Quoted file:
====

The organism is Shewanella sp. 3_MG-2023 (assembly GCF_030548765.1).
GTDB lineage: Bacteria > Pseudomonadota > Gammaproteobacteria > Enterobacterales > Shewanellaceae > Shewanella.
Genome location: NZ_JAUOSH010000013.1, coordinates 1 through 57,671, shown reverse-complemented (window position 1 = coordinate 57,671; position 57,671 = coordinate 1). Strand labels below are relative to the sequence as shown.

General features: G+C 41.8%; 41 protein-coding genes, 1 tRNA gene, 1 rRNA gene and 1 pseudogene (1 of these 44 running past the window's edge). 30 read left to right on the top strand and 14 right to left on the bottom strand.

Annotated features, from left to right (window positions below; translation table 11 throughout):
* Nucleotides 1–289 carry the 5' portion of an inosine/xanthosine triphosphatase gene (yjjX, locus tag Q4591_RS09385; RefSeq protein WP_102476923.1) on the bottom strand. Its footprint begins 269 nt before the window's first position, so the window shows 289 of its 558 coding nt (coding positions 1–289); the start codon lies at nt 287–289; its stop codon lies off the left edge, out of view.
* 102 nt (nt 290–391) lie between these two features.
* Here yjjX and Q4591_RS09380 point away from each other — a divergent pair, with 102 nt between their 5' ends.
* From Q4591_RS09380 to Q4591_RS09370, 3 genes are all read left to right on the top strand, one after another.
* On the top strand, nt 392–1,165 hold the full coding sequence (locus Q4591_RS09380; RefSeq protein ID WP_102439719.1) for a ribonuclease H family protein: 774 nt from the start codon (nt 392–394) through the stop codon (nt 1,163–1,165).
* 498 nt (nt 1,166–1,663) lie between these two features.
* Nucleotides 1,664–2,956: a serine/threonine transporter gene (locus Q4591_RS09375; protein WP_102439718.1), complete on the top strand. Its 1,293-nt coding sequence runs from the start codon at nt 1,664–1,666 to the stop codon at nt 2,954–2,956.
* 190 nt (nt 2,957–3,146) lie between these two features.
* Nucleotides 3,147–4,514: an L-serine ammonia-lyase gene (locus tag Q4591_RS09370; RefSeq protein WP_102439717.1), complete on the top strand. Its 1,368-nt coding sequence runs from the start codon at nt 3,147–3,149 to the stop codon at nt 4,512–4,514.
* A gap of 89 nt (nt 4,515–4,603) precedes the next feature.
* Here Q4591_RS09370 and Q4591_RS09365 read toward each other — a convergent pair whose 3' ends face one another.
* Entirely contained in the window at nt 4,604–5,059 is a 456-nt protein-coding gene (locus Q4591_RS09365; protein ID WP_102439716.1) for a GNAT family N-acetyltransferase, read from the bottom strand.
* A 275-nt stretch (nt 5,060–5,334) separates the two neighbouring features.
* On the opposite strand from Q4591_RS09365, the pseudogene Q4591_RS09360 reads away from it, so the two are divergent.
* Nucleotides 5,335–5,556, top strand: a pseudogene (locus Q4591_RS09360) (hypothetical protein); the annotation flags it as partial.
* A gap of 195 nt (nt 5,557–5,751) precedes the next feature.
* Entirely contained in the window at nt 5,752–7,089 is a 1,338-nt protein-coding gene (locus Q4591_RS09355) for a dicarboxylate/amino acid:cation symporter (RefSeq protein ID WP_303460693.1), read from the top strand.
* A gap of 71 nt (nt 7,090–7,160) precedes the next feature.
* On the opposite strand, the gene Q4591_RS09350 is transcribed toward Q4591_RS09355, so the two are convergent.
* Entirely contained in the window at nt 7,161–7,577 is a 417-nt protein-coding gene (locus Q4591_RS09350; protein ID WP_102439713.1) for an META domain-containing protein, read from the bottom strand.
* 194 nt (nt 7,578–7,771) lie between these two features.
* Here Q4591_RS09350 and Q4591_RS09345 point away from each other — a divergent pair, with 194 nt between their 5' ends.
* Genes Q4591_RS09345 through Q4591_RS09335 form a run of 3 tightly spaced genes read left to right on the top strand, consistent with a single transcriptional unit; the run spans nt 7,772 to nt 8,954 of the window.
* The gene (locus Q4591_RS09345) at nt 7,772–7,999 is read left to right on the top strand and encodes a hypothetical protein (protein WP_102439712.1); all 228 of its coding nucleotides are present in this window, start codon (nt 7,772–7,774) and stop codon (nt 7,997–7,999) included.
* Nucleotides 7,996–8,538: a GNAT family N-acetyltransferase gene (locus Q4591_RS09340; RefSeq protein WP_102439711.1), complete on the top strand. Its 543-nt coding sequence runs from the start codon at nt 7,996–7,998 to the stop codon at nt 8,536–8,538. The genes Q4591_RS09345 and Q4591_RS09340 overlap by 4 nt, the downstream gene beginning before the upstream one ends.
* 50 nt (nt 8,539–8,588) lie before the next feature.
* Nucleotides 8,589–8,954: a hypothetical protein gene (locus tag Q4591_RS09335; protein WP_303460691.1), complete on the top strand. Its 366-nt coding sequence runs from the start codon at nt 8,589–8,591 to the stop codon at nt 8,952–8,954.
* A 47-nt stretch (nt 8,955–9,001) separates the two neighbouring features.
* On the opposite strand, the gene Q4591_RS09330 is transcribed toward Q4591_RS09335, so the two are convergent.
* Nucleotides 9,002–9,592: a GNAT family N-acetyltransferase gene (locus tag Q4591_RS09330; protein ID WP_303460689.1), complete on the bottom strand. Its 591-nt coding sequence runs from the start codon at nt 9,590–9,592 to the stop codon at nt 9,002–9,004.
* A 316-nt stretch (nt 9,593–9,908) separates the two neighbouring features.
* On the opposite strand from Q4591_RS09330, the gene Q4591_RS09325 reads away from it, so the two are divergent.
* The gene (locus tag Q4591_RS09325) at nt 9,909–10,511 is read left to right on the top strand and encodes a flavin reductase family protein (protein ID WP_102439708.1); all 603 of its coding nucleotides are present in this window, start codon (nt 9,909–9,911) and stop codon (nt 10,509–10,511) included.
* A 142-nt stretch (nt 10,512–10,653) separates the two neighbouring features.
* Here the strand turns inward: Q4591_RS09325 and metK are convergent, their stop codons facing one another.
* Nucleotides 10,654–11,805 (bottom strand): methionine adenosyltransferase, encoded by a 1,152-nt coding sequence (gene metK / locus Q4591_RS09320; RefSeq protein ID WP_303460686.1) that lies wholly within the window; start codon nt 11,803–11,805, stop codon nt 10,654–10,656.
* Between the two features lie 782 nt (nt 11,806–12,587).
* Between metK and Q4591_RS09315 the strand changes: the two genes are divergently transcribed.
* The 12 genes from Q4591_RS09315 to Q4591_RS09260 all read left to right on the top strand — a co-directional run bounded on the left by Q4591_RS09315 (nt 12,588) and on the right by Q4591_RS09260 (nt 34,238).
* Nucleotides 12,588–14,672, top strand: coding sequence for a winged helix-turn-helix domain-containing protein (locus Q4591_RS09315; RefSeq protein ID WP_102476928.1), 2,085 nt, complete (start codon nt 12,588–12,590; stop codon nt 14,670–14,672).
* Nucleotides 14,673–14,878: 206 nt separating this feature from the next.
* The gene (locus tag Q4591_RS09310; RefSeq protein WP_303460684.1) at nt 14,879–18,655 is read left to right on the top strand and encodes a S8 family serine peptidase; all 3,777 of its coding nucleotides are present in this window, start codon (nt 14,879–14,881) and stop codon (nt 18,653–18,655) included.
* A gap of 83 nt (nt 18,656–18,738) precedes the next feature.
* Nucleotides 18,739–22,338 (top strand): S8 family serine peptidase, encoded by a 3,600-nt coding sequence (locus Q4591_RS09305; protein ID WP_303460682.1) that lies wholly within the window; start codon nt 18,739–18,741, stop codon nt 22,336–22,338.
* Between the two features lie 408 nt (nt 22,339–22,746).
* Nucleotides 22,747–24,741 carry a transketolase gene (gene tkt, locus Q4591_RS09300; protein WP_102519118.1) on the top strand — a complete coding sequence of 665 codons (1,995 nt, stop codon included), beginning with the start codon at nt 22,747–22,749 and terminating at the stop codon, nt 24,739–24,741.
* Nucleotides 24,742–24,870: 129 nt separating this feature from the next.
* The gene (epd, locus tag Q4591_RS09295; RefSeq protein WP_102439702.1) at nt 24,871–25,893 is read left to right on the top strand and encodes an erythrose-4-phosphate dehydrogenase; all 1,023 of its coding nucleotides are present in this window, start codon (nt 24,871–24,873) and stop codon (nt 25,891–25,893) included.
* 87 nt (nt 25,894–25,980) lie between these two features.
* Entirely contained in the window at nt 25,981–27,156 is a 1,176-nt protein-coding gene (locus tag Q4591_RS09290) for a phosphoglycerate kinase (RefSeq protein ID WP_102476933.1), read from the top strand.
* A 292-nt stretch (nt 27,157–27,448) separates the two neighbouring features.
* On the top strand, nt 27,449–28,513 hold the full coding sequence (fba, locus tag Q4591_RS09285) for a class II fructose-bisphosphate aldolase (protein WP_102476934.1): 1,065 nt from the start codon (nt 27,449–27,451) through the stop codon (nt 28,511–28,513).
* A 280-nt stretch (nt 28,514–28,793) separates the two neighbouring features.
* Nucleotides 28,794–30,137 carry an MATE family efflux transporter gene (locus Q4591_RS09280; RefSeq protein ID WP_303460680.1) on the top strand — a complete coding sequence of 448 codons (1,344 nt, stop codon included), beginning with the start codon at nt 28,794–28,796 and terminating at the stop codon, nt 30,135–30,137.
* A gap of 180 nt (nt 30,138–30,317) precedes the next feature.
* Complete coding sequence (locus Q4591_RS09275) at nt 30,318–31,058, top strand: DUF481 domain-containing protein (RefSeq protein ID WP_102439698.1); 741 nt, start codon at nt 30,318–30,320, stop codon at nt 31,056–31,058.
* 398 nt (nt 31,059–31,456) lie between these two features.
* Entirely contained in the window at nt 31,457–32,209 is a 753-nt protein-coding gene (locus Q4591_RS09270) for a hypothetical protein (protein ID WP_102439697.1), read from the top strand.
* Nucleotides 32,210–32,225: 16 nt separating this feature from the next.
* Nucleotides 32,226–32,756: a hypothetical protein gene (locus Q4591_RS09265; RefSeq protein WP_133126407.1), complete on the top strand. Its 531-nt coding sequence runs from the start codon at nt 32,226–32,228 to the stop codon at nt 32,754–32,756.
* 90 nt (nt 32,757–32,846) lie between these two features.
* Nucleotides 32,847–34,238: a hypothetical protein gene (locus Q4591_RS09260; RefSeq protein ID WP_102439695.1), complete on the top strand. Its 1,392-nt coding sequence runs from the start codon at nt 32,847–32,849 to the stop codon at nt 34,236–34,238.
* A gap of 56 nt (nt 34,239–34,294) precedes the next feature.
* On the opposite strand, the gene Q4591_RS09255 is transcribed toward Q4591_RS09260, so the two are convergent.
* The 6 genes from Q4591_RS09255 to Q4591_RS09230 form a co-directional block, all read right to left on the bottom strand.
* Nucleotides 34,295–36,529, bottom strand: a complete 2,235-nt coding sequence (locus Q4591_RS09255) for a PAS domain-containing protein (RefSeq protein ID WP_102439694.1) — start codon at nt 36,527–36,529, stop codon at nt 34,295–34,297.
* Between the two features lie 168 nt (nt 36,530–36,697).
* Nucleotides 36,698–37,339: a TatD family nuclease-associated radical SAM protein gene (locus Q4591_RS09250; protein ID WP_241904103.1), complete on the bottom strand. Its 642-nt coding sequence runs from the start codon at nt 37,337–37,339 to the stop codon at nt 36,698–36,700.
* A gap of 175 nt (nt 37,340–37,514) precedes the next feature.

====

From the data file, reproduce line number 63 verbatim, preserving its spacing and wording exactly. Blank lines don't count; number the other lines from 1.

* Entirely contained in the window at nt 31,457–32,209 is a 753-nt protein-coding gene (locus Q4591_RS09270) for a hypothetical protein (protein ID WP_102439697.1), read from the top strand.